I usually measure and record all these as they will, over time, all vary with system problems, start-up processes, changes to applications, changes to the machine specs, change of models of PC purchased and so on. Have a record of just what these times were at original build can be quite helpful.
On when the final test should finish (3 apps open) there can be value in not just having the app open but having performed a simple first use (e.g. a browser will load a home page and this may suffice; a word processor could load a test document (same for every test: already loaded at least once previously if on a network resource)).
In a few cases a more detailed analysis is worthwhile. Being network-centric I would usually look at timings from power-on such as:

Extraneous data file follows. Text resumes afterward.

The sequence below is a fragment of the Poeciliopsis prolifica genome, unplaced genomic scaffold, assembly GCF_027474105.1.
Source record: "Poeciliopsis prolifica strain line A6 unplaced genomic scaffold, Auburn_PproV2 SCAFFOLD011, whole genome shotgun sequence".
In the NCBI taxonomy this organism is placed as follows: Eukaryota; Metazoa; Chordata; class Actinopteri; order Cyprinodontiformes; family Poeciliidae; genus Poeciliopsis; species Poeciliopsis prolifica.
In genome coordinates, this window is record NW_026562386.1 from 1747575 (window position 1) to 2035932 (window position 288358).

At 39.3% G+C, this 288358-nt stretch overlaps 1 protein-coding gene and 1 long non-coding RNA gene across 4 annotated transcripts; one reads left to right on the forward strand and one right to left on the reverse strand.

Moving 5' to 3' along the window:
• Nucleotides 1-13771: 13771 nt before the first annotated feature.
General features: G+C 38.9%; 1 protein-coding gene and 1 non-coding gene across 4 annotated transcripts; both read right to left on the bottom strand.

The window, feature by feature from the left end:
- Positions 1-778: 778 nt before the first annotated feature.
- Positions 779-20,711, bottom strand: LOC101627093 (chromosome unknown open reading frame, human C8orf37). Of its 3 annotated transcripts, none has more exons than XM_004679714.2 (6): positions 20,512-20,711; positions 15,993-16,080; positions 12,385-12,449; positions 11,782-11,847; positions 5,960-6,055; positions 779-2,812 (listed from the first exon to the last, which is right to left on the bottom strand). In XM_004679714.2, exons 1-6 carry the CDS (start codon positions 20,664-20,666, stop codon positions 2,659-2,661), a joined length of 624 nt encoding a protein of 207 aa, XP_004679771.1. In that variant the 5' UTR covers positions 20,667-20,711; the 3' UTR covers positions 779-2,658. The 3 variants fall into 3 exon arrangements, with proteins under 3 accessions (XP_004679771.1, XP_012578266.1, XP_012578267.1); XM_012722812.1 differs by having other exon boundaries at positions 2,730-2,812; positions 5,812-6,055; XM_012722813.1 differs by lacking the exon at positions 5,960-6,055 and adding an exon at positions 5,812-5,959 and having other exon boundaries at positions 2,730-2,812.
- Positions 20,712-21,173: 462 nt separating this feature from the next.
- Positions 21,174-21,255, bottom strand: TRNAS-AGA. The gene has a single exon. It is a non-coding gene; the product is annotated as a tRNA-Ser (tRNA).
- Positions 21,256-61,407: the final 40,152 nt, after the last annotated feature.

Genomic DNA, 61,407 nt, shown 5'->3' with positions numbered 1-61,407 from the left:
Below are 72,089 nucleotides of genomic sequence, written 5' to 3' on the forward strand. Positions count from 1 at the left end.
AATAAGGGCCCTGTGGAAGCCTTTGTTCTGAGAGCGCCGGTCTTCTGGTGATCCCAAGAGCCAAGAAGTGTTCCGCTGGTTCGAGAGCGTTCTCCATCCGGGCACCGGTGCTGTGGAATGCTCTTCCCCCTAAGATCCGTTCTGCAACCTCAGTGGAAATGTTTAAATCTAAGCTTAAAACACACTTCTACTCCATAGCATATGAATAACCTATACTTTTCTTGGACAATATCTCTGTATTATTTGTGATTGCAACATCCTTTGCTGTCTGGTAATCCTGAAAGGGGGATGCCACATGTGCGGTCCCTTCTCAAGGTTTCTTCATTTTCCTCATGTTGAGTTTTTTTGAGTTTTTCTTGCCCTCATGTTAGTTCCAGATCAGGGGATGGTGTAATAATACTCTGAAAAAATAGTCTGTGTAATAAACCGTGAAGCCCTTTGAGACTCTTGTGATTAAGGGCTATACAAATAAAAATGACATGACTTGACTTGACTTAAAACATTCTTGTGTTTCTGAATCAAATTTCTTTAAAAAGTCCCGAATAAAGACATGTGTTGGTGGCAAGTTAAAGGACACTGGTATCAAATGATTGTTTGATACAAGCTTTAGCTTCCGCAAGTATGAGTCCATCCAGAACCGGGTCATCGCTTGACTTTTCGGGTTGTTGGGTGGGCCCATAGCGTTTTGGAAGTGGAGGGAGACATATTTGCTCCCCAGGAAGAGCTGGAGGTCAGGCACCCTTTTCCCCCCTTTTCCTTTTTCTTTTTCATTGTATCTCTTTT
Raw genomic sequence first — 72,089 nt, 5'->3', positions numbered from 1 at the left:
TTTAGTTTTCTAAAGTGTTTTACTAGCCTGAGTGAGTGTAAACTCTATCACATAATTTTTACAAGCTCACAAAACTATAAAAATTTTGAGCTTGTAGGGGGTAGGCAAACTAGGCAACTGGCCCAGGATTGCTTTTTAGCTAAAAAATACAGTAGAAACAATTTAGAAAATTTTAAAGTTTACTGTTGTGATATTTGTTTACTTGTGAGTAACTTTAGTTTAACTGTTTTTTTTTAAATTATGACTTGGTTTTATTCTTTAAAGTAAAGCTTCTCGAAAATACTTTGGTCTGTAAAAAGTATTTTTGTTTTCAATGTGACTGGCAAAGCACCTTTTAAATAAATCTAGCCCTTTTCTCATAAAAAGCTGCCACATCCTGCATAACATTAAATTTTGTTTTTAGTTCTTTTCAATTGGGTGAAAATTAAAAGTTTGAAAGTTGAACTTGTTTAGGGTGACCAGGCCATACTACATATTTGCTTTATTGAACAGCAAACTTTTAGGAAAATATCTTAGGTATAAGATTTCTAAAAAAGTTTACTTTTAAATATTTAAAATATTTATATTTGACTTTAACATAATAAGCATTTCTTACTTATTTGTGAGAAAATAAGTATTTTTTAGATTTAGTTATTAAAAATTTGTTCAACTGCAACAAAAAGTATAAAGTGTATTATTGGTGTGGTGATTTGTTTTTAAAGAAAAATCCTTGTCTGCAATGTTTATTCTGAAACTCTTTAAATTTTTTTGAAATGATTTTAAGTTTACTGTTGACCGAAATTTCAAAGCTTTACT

- First network transmission (typically a BOOTP/DHCP request)
- Time for network load/DHCP set-up and server(s) being used
- Time for DNS responses and server being used
- Time to end of start-up network activities (e.g. licence/update checks)
- Time for browser home page start/end
- Time to quiescent (if ever)
Typically these would be done by noting the time on power-up and then looking through a tcpdump or wireshark trace subsequently.
Again, a record of this, perhaps with indications of numbers of frames and total bytes, is helpful as software and systems changes and as a reference in the event of problems.